Along the Gibb

It has certainly been a long time since we last posted anything. It is at least good to know that a few people have remarked on our lack of communication. We have just emerged back into civilization, having been “out on the Gibb” for quite some time. Everything is very dusty, we are 2 tyres down and we have a huge pile of washing to do. We have set up camp in Kununurra and will remain here until we feel recovered enough to hit the road again. Since it is now Week 4 of the school term, I have to think back to what we got up to since I last posted anything……

For the last few days of the school holidays, we lazed around Fitzroy Crossing, taking advantage of the free rent at Trevor and Emmas (it’s nice to get something back from your kids) and did a spot of fishing (what else). Trevor managed a nice barra in the gorge whcih we promptly despatched to the stomach on getting home.

The start of school saw us out at Muludja, staying with our friend Jackie, another escapee from Kalumburu. Muludja is a community on the banks of the Margaret River on land excised from Fossil Downs Station. It is only about 35km from Fitzroy Crossing so it is quite convenient. Even so, we took the camper out and set up our own home. All the houses in Muludja are built on raised stilts for protection from floods so we set up under the house, giving plenty of shelter and shade.

The school has two classes, K-3 and 4-7 with an enrolment around 25 or so. The kids were absolutely delightful, having both a respect for teachers and an appetite to learn. We spent our time in the junior class, which seemed to have more Year Ones than anything else. Of course, the two bears came to class with us and proved an instant hit. They were mauled all day long, as one child after another took possession of them to hold while working. They read about bears, did maths with bears and read stories to the bears. We brought out all our electronic gadgets, made a movie of the school, had a wonderful time and got paid for it. What more could anyone ask? We still seem to spend a lot of time preapring for the next day’s lessons but as we go along, we gather more and more resources and ideas so in theory, the work will get easier and we will become more efficient. Jackie spoiled us each evening with her hospitality and we spent a couple of terrific evenings with her and Jenny Evans from the District Office catching up on all the news around the Kimberley schools. The movie we made will be shown at Wannanami (Mt Barnett) in a few weeks time and we will make a similar movie there to send back to Muludja kids.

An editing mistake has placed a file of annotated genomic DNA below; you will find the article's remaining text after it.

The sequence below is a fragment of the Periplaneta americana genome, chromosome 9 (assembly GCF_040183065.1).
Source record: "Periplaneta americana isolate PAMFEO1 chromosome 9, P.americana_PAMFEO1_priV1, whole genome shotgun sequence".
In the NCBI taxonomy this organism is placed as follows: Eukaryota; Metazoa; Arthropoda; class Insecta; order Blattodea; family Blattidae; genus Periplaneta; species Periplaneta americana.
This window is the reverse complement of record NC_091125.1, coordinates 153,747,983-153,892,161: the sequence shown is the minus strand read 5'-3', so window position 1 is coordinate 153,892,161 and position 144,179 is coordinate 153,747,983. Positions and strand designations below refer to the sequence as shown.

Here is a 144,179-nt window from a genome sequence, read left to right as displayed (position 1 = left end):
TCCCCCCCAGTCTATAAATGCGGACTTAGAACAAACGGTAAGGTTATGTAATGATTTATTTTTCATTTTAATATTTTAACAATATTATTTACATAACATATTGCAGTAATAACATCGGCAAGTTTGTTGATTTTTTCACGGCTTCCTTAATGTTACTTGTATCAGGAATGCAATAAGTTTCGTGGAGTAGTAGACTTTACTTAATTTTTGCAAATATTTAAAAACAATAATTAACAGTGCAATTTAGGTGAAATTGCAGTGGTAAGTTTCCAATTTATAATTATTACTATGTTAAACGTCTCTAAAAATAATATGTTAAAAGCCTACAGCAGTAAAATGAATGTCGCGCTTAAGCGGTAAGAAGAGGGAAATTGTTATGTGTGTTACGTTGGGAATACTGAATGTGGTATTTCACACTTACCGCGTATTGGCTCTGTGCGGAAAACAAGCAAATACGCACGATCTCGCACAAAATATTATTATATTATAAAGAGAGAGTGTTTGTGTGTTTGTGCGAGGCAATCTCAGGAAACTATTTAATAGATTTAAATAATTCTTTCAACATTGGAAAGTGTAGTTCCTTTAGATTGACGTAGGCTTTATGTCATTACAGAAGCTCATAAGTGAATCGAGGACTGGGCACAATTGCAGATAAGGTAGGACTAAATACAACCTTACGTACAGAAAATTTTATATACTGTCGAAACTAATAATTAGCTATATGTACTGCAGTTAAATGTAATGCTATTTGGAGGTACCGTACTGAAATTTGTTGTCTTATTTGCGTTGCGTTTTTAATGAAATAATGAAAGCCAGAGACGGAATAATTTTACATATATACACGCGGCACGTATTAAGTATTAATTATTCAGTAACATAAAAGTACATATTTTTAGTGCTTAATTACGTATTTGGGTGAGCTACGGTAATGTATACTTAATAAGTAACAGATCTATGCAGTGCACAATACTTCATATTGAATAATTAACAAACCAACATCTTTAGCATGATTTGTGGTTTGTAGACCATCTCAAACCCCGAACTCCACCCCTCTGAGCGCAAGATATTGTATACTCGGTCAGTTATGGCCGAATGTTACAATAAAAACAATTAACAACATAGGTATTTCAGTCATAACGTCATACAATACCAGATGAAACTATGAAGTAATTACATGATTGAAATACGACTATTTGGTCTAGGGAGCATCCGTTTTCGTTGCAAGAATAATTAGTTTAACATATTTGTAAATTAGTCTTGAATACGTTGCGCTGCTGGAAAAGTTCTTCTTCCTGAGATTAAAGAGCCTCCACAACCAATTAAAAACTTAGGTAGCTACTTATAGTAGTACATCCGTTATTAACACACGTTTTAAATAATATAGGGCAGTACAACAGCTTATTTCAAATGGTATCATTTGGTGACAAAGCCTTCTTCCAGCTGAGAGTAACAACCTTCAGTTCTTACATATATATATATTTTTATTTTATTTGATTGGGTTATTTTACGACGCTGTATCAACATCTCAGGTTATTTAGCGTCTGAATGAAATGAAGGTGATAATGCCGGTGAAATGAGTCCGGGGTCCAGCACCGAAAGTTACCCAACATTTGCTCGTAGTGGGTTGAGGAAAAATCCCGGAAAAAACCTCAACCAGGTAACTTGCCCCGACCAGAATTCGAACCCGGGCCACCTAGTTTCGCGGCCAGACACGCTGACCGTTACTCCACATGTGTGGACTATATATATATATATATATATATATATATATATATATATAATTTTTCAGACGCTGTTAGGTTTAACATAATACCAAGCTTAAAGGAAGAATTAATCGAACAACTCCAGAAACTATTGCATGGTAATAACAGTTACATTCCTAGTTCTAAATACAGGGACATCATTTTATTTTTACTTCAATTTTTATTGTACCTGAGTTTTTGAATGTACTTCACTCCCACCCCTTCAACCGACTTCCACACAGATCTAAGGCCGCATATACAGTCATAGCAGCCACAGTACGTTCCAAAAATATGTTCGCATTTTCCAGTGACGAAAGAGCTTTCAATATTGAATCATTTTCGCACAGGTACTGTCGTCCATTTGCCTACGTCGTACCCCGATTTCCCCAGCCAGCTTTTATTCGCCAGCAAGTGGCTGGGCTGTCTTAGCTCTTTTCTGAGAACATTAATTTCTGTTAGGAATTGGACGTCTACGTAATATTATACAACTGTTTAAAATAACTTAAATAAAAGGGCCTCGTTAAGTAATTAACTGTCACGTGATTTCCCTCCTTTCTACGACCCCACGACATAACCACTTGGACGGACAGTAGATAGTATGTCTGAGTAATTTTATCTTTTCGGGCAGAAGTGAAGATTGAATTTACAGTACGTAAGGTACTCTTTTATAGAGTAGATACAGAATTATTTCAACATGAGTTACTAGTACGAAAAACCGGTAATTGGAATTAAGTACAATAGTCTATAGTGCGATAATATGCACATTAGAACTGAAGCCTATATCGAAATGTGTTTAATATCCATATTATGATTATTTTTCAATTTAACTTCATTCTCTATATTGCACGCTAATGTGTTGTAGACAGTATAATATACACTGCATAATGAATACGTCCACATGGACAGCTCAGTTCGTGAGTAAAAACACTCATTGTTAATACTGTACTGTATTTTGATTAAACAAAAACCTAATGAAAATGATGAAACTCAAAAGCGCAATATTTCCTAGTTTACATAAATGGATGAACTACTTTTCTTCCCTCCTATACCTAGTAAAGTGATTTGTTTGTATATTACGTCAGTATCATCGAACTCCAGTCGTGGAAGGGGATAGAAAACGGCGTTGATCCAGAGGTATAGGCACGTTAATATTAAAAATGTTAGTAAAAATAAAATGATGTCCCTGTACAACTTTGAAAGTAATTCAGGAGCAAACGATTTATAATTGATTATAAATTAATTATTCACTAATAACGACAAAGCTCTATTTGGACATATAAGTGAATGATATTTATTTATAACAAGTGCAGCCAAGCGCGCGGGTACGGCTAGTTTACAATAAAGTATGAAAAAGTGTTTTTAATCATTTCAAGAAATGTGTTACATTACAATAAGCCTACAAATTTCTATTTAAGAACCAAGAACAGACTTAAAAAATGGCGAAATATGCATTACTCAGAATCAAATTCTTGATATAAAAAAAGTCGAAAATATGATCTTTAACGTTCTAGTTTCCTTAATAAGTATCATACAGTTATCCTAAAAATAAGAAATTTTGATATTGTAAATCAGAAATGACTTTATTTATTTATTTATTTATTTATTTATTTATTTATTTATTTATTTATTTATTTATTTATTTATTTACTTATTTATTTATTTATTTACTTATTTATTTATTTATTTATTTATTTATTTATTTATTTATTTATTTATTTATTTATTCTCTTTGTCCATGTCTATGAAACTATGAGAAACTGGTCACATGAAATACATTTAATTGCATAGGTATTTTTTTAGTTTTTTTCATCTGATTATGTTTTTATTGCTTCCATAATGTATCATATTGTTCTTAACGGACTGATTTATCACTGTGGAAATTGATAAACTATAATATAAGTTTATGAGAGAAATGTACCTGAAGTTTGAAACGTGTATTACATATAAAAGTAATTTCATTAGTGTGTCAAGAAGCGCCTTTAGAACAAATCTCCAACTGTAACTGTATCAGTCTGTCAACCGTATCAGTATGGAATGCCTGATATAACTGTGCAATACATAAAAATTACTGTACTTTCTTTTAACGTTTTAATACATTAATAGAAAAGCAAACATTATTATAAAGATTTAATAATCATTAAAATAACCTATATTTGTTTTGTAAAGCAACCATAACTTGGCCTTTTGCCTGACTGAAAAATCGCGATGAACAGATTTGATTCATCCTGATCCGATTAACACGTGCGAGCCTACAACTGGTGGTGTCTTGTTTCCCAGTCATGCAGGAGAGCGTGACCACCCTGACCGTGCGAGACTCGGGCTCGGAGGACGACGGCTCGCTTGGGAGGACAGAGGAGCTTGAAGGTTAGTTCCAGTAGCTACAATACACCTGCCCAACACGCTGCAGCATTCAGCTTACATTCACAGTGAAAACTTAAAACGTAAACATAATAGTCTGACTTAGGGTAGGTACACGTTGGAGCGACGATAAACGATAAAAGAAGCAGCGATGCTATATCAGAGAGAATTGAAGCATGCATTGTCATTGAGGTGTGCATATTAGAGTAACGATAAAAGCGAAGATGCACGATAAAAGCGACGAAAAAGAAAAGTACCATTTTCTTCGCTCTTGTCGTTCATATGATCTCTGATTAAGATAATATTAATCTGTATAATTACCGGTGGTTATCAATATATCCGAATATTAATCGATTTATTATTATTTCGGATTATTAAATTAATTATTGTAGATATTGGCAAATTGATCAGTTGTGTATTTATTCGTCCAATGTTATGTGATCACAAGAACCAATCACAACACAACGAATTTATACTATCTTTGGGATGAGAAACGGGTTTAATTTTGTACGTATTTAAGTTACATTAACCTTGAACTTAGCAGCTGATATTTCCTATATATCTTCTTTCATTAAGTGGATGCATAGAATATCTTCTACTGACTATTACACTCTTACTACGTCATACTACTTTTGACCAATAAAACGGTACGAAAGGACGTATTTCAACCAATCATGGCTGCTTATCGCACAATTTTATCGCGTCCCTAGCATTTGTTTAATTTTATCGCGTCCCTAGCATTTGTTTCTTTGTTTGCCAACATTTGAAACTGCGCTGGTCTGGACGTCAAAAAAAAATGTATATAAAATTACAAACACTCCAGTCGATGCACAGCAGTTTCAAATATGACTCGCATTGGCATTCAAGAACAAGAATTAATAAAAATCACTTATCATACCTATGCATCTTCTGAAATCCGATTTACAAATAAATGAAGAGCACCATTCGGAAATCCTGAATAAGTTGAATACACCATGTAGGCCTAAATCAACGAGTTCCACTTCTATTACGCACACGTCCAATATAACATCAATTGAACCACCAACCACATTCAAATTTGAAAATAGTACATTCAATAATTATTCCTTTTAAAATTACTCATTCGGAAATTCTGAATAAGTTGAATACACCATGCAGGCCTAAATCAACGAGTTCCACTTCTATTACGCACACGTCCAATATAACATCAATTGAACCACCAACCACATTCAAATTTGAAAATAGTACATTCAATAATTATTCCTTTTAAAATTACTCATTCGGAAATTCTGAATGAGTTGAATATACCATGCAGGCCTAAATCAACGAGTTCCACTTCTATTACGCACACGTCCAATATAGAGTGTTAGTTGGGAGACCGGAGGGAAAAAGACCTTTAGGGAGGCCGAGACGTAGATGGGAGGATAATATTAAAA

It was back to Fitzroy Crossing for the weekend, before once again farewelling Trevor and Emma and heading off for a camp at Mooridah Crossing on the Fitzroy at Looma. We spent 3 lazy days fishing (with little success), sleeping and reading. Christine turned 54 and I pointed out that she is still below retirement age so she needs to keep working hard. That went down well. Then it was back into Derby to replenish supplies before crossing the Gibb River Rd to Mt Barnett for another week of work.